Florida v. Georgia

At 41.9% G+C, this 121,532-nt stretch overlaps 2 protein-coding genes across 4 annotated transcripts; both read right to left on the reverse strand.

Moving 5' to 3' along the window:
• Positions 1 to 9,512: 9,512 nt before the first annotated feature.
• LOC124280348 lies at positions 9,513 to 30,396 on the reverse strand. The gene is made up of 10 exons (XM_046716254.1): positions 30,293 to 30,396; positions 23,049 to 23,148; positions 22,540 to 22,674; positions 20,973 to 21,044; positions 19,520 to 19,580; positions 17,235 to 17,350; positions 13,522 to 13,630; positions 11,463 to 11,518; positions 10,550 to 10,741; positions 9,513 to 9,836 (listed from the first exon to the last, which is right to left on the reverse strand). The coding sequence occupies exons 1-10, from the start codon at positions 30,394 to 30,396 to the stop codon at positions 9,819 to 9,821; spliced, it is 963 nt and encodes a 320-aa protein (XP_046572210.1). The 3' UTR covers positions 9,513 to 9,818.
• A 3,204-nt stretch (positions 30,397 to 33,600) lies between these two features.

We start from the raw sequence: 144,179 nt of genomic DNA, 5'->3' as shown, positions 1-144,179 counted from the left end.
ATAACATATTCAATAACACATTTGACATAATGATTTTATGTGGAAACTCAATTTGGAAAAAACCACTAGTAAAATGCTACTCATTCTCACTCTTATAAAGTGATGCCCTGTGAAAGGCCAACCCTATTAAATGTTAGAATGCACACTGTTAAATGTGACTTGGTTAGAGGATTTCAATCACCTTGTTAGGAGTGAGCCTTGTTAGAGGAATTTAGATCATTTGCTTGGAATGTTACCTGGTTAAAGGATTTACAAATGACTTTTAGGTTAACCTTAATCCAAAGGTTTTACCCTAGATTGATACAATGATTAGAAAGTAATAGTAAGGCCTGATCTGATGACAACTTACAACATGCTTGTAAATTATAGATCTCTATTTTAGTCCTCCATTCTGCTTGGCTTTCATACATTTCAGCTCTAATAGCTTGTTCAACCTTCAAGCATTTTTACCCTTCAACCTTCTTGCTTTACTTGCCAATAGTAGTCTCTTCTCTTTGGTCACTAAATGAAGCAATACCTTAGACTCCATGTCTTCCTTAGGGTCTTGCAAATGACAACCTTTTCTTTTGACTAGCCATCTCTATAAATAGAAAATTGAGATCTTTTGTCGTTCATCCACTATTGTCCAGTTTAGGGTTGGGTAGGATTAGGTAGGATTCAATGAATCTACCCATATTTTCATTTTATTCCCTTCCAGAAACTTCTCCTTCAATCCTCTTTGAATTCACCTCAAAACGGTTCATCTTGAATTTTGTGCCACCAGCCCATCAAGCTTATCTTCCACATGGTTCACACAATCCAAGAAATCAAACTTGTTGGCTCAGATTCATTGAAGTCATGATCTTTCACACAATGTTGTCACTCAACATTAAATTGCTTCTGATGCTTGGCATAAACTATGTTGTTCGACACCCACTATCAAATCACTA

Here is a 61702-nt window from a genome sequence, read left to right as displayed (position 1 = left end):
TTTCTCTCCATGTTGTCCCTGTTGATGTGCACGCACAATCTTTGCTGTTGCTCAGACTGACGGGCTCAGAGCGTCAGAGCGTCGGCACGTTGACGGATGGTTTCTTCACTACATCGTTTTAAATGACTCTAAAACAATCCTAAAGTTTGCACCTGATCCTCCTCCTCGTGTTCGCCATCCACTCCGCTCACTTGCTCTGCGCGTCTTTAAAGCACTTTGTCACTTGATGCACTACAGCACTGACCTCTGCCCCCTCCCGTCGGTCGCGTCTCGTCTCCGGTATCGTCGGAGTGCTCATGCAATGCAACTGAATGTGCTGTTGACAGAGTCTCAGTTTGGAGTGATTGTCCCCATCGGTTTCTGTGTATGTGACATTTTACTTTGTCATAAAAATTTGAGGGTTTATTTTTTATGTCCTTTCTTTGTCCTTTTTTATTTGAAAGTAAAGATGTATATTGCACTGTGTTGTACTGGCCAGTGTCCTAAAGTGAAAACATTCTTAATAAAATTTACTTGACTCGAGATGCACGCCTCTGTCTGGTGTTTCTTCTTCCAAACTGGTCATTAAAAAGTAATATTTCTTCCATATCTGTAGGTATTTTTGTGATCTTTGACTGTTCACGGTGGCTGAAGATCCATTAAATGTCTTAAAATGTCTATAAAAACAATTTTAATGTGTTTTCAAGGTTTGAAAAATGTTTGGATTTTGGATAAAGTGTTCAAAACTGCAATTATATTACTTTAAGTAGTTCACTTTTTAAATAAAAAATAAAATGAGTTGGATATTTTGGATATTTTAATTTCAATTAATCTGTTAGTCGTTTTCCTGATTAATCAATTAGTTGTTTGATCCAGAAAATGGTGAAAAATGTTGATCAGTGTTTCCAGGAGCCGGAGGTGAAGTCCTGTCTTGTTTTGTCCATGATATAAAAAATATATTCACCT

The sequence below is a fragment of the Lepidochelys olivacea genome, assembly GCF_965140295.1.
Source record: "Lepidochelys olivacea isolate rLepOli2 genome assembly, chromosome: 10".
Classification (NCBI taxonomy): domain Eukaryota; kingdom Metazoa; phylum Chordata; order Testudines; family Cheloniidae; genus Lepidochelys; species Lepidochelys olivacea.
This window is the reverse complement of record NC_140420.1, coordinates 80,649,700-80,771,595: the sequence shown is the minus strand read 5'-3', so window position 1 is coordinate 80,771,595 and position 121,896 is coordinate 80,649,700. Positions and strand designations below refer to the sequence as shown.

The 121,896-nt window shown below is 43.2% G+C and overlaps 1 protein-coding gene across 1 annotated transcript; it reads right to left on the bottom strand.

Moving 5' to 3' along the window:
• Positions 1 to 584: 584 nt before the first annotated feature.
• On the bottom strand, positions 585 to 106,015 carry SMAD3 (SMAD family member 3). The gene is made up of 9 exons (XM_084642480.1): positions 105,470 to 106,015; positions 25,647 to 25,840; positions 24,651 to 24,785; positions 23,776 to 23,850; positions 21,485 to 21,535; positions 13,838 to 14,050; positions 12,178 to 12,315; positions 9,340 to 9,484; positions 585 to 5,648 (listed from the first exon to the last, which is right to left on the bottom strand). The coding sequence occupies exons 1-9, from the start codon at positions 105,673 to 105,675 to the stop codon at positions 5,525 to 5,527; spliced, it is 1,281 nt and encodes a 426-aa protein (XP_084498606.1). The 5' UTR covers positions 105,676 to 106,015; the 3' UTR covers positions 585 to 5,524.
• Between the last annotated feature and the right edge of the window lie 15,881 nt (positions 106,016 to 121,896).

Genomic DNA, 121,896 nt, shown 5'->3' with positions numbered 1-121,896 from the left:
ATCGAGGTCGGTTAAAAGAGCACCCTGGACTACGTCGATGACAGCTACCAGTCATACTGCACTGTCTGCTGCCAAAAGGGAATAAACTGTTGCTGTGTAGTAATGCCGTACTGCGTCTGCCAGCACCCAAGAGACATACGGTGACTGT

This original action concerns the proper apportionment of water from an interstate river basin. Three rivers form the heart of the Basin. The Chattahoochee and Flint Rivers begin near Atlanta, flow south through Georgia, and ultimately converge at Lake Seminole, just north of Florida, where the Apalachicola River begins and flows 106 miles south into the Gulf of Mexico. In 2013, Florida, the downstream State, sued Georgia, the upstream State, asking the Court to issue a decree equitably apportioning the Basin’s waters. The Court agreed to exercise its original jurisdiction and appointed a Special Master. The United States declined to waive its sovereign immunity from suit in the case. After conducting lengthy evidentiary proceedings, the Master submitted a Report recommending that the Court dismiss Florida’s complaint. That recommendation, the parties agree, turns on a single issue—namely, whether Florida met its initial burden in respect to redressability. The Master concluded that Florida failed to make the requisite showing because it did not present clear and convincing evidence that its injuries could be redressed by a decree capping Georgia’s upstream water consumption if the decree does not also bind the Corps. Florida has filed exceptions to the Master’s Report.Florida v. Georgia